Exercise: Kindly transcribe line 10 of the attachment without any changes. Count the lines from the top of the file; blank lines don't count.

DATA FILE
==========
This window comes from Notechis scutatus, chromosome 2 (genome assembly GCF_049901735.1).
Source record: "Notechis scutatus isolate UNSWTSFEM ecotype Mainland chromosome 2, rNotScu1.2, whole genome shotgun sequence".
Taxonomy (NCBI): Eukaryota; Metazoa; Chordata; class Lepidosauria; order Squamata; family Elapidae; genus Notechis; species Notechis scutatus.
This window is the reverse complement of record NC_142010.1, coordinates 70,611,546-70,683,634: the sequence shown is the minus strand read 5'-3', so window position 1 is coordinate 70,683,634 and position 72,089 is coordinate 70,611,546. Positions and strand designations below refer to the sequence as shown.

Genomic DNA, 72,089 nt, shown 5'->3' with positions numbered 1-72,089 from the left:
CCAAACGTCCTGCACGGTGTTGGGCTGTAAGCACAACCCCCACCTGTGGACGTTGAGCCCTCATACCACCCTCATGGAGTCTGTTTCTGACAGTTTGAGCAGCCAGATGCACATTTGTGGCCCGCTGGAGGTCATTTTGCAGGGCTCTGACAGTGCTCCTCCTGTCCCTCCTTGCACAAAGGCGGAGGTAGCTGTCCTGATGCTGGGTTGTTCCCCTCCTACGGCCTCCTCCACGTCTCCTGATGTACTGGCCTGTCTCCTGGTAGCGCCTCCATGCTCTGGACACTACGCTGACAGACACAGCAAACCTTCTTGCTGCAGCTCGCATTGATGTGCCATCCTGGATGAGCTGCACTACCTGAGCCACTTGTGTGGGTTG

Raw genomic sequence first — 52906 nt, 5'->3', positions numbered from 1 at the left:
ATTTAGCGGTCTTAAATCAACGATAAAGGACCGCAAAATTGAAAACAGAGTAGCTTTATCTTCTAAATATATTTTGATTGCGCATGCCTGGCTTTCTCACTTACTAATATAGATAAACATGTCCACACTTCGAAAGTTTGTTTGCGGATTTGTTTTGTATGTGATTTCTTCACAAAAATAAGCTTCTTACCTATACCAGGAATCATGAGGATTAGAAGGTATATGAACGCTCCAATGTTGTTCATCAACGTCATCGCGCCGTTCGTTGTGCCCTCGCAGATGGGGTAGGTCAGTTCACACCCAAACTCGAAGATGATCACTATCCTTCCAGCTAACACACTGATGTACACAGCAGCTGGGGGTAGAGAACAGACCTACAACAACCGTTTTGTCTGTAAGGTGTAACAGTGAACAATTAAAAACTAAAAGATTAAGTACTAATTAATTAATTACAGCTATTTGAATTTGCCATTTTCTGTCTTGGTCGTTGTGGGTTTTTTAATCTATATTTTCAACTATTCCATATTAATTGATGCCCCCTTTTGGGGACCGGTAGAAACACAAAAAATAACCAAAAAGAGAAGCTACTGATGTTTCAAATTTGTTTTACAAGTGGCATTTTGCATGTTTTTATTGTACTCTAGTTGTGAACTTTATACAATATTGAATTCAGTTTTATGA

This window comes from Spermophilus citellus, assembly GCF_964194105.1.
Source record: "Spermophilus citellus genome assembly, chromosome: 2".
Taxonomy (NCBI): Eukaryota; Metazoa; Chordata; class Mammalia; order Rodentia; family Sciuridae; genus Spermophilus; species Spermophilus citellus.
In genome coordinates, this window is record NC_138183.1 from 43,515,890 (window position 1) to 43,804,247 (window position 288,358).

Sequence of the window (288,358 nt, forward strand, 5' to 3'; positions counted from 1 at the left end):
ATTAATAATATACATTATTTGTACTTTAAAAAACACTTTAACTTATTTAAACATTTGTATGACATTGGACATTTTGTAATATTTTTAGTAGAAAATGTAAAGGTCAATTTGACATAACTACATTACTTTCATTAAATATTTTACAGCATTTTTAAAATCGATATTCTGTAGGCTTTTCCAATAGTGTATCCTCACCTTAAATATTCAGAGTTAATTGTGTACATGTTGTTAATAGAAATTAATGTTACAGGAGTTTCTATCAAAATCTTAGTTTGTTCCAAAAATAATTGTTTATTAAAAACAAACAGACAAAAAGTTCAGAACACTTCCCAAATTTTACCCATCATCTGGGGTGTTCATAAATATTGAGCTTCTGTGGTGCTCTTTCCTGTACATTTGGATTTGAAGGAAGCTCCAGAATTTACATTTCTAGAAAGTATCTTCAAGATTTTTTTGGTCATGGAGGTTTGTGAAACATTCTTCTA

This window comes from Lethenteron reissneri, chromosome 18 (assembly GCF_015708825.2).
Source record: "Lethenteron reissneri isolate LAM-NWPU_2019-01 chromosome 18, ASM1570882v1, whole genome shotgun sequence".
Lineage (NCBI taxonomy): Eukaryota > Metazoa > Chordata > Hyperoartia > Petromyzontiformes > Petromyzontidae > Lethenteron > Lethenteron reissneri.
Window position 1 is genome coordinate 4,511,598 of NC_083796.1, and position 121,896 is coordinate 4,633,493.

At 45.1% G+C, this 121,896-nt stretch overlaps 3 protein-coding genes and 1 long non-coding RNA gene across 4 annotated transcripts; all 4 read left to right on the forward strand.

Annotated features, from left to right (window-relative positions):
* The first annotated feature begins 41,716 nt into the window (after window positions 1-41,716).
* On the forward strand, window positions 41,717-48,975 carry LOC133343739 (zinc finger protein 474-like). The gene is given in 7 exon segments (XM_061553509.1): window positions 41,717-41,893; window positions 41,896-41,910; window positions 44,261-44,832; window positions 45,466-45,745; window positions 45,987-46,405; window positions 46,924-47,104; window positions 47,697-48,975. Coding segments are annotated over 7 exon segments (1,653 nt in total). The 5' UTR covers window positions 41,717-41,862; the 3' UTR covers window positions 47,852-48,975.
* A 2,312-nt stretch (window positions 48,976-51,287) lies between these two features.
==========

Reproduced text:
Source record: "Spermophilus citellus genome assembly, chromosome: 2".